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Randal Shayne

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Posts posted by Randal Shayne

  1. As I've watched Trek over the years, there are a few villains that have truly stood out, each for different reasons. Gul Dukat is one of them, probably the leader of that list. Indeed, part of the reason he was so likeable was because you never really knew if he was doing this next action for his own ends, or because he actually did know what was right, or what was wrong. It must have been a joy to write for such a character. While other villains- Khan, the Borg, etc.- have left indelible impressions on Trek fans, you knew where they stood at all times. For Khan it was really just revenge. For the Borg, expansion, assimilation, and survival. But Dukat... it was almost impossible to predict his moves before he made them.  That, and the fact that he might even be called a likable guy at times- as in, someone you would vote for as a protagonist- makes me feel that he and characters like him are the best to write for.

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  2. Well, I know of a couple...

    First, we have the three original Klingons- Kor, Koloth and Kang- reprise their roles in Star Trek Deep Space 9: "Blood Oath." Kor would be seen in one or two episodes after this.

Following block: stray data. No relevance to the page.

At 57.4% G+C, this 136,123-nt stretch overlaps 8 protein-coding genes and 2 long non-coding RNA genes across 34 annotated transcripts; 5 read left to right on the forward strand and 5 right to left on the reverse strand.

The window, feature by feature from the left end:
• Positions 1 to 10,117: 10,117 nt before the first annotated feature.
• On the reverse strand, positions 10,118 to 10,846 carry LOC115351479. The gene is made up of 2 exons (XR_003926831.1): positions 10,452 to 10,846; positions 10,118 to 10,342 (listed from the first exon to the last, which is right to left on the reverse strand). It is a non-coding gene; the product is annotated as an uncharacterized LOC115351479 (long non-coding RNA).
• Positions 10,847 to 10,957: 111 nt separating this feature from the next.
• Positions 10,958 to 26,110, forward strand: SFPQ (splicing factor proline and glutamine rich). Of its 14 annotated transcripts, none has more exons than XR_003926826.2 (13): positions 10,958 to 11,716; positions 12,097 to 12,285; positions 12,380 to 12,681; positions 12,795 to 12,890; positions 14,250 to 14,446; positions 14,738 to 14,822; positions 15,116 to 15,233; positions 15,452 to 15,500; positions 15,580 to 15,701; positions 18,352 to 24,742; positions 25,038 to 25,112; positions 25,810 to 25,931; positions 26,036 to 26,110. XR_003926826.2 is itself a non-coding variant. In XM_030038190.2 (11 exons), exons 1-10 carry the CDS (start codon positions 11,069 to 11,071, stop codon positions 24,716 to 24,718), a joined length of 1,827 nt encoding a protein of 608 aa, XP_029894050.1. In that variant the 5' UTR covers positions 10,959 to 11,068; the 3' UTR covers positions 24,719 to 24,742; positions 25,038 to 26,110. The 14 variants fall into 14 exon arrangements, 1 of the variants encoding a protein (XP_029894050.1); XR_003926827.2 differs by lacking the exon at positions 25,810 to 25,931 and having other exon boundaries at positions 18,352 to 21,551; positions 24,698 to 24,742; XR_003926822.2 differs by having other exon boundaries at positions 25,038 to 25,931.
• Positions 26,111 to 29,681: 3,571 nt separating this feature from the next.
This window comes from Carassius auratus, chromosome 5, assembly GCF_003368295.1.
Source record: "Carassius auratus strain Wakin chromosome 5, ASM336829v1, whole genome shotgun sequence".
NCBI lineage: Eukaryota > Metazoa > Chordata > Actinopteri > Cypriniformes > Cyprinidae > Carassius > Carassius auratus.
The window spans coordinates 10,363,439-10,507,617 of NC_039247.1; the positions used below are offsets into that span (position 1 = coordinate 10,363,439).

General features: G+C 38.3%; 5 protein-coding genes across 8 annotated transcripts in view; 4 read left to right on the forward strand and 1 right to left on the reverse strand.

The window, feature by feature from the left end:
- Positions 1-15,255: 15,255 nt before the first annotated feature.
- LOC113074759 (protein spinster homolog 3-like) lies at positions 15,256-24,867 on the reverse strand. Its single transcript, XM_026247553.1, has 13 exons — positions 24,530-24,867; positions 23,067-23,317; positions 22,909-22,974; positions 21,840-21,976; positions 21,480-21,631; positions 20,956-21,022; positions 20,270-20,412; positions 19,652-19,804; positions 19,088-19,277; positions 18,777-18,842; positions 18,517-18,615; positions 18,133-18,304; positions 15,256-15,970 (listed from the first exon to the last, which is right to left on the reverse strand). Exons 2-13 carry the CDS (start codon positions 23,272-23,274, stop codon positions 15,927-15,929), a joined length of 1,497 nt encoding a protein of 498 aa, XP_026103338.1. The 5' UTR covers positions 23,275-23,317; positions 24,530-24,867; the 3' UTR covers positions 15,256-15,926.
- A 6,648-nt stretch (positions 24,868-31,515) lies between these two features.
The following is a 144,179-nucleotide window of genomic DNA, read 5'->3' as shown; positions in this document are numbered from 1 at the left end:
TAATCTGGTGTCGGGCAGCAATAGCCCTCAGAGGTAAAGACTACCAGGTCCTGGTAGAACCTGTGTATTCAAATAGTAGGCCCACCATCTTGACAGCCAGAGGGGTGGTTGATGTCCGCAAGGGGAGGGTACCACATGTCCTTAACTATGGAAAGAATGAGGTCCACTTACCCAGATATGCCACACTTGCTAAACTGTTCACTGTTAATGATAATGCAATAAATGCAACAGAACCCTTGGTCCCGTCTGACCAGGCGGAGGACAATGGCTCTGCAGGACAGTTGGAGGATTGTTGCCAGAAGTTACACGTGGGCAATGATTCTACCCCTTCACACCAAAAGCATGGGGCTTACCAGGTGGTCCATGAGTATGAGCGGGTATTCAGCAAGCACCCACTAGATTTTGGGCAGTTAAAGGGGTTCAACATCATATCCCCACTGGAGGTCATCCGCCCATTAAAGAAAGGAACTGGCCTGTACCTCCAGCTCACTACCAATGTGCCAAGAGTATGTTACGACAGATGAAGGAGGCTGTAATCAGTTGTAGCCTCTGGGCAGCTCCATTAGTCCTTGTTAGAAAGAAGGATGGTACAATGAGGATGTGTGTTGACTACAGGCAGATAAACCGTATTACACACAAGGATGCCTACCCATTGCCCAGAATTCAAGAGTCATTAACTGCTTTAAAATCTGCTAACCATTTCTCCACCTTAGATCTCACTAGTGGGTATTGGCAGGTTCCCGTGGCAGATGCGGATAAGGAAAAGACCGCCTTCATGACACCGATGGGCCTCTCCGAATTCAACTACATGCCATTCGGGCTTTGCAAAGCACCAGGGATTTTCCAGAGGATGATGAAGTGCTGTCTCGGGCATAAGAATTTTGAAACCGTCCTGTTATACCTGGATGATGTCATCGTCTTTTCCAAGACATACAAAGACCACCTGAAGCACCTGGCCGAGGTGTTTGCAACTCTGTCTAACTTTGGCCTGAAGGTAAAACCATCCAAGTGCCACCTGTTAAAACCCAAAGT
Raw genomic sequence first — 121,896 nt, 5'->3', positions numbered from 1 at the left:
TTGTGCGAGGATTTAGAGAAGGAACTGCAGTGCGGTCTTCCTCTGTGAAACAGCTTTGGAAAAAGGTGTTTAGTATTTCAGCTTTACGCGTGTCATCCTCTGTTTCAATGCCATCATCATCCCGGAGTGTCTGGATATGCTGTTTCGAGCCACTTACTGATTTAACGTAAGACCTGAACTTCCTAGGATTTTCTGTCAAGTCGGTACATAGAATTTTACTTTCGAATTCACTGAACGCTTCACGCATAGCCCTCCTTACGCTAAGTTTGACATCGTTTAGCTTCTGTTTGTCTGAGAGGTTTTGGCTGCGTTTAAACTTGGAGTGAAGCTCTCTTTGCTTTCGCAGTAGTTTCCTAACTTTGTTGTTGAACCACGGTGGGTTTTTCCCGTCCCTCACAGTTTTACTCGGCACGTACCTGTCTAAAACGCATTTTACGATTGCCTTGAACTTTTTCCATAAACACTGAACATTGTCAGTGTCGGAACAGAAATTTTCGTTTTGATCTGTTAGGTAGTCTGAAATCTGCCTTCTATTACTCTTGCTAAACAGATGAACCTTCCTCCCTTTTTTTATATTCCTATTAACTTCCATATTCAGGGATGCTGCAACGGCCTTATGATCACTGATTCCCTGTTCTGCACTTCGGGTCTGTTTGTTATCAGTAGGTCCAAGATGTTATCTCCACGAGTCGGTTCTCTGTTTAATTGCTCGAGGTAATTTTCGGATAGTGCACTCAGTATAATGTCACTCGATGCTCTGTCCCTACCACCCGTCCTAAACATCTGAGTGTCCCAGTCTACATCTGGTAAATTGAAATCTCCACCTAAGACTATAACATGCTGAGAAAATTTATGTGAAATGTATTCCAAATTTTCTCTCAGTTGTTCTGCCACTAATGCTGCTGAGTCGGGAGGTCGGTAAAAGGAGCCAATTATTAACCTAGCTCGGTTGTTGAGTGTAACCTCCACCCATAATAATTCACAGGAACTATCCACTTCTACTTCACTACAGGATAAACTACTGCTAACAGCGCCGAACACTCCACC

We also have Mark Lenard, who played both Spock's father, Sarak, and an unnamed Romulan commander in "Balance of Terror". He was seen in Star Trek TNG, in the episode "Unification". I believe it was Part 1.

  3. ((Planet PR-652, Pouiyeog Region, over a gorge))

    Varaan: Help!?
    ::While Varaan attempted to hold on to the wet bark of the branch, he could hear wet popping sounds from inside the rotting tree trunk, as his weight was beginning to dislocate the branch from the rest of the tree. Within moments, the branch would separate entirely, and he would fall to his inevitable death in the raging river hundreds of meters below. His hands began to slip on the soft, disintegrating bark. It was only a matter of seconds, now.::
    ::The odd thing was, Varaan was not panicked. Everyone says that Vulcans are emotionless creatures. Vulcans, as a rule, do not correct people when they think this. It's not true, but it certainly adds to the Vulcan mystique. And one things Vulcans are, as a people, is egotistical. The more superior people think they are, the better the Vulcans like it. But the rest...it's all a mask, a charade. Vulcans as a people are VERY emotional. Before Surak taught the Vulcans how to control their emotions, it was Emotion that drove the Vulcan beast, not logic. Thousands of years of bloody carnage attested to that fact. It was amazing that the Vulcans managed to survive multiple attempts at self-inflicted mass genocide, pre-Surak. But the Vulcan "Father of Logical Thought" pulled his species up from the depths, and saved them.::